I noticed some Twitter correspondents prefixing their messages with “.@username” rather than plain “@username”, and having been unable to find an explanation online anywhere, did the sensible thing and asked via Twitter…
I got several responses, which mostly tallied with each other (!), and with any luck I have worked out what the deal is. The only clear way I could think of to express it was (and Eve will be so happy)… a Venn diagram. Here you go.
D username: visible only to the sender and recipient;
.@username: visible to the sender, sender’s followers and the recipient;
@username: visible to the sender, recipient, and the intersection of their followers.
[Post updated, 16/3/2010]
A further note: as usefully pointed out by NishantK (see comments below), unless you have set your twitter stream to be private and non-searchable, of the three types of message above, only D(irect) messages do not appear in your profile page and search results.
In general, I still have two issues with this at the design level:
1 – When a humble full stop can make such a subtle syntactical difference, is it any wonder we find it hard to grasp how to manage our online personas effectively?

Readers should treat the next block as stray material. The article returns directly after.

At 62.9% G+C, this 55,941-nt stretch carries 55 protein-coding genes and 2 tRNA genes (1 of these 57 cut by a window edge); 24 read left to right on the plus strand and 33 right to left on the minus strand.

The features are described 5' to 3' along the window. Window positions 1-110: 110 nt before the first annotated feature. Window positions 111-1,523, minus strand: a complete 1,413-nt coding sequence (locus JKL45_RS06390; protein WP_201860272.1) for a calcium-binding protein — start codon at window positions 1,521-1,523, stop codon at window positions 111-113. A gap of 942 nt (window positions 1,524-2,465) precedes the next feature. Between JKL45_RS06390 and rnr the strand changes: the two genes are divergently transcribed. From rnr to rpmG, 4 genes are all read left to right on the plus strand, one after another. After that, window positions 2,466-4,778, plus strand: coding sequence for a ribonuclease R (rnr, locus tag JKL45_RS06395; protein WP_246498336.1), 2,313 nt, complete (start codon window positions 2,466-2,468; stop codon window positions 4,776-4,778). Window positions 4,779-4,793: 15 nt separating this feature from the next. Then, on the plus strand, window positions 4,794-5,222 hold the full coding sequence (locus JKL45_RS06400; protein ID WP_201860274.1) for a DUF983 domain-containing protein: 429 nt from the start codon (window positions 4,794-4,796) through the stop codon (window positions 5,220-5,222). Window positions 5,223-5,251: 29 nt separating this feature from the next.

2 – I started out by being frustrated at why searching for “.@” didn’t produce any useful help with definitions; I graduated to exasperation when I learned that the “.” is actually arbitrary, and any other character would have the same effect. Is it just me, or is that really daft? It means there is, essentially, no practical way either to index or to search for information about a Twitter function which makes a difference…
I spent some time trying to think of a good word for “arbitrary, un-documentable feature” – but the only one I could come up with was “bug”.